Professor Shinzo Kato, Faculty of Nursing and Medical Care, Keio University

Medical practice that is changing to patient-centered medical care

──Will future medical care shift to patient-centered?

I think the trend is clearly heading in that direction. After starting the liver disease class, I published a book “Recommendation of the liver disease class-Aiming for new doctor-patient relationships” (Kuya Bookstore). Many visitors came from different hospitals nationwide. Moreover, I wrote in the book that “it is better to do it with a team of doctors, nurses, dietitians, and office workers,” so many people visited me from the four occupations. Approximately 140 groups have come to visit and approximately 150 groups nationwide have actually started to hold liver disease classes. That was about 15% of the hospitals accredited by the Japanese Society of Gastroenterology at that time.
In 2009, when the Hepatitis Countermeasures Office was set up in the Ministry of Health, Labour and Welfare and the Basic Law for Hepatitis Countermeasures was enacted, The Ministry of Health, Labour and Welfare requested that I give a lecture on the liver disease class. This is because the Ministry of Health, Labour and Welfare received a voice from a patient saying, “I want to see a liver disease class nationwide like the one at Keio University Hospital.”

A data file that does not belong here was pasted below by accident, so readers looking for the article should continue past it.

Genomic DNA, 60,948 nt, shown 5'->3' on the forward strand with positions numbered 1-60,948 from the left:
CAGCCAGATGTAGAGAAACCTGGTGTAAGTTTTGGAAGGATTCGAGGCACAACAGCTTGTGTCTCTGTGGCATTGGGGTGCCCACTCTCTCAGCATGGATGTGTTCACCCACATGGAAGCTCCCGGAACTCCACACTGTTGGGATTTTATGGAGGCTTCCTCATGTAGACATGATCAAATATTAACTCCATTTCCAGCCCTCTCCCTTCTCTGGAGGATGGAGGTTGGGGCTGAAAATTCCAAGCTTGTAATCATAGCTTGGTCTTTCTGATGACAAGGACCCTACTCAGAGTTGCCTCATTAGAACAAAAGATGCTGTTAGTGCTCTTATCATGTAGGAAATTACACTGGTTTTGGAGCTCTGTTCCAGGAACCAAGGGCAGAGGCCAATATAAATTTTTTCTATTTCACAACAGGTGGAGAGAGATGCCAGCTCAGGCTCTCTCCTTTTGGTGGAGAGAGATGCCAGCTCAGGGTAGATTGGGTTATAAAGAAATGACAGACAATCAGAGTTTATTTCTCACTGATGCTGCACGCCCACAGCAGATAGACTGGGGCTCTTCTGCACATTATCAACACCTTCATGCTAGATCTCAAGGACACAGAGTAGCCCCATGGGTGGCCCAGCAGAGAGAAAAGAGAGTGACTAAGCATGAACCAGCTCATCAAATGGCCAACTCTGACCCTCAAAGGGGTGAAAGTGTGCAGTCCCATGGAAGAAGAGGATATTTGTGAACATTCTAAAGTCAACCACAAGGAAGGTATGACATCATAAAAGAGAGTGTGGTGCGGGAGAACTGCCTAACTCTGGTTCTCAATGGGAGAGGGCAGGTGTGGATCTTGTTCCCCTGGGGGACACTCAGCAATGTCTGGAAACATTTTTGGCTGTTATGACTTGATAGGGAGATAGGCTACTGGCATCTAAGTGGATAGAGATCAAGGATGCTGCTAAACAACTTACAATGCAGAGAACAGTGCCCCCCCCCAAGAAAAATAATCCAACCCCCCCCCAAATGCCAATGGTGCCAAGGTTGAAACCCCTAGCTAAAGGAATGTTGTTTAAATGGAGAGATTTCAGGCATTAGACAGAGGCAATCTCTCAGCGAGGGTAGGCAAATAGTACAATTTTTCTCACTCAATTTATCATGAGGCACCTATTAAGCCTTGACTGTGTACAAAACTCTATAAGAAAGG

──The grassroots movement has moved the central ministries and agencies, hasn’t it?

In a sense, it’s a big change in the times. Just as liver disease classes have become commonplace, I think spiritual care must become commonplace next.
Now, when people are informed at the hospital that they have this kind of illness, many people will then search about the illness using the Internet. Then, “survival rate is what percent in 5 years” something like that is revealed. In other words, at the same time as receiving information, they receive spiritual pain. Therefore, information provision and spiritual care must be done at the same time.
In reality, spiritual care is gradually being accepted by the world of the medical field as well. For example, in 2007, the Japan Spiritual Care Society was established, and after that, a system called a “clinical religion teacher” was established. I’m starting to hear stories of those teachers working in the medical field.
Looking back, what I did at AA, liver disease classes, and Gottani Hot Pot Parties were places for communication between patients. Perhaps, it was also a way of interactive spiritual care.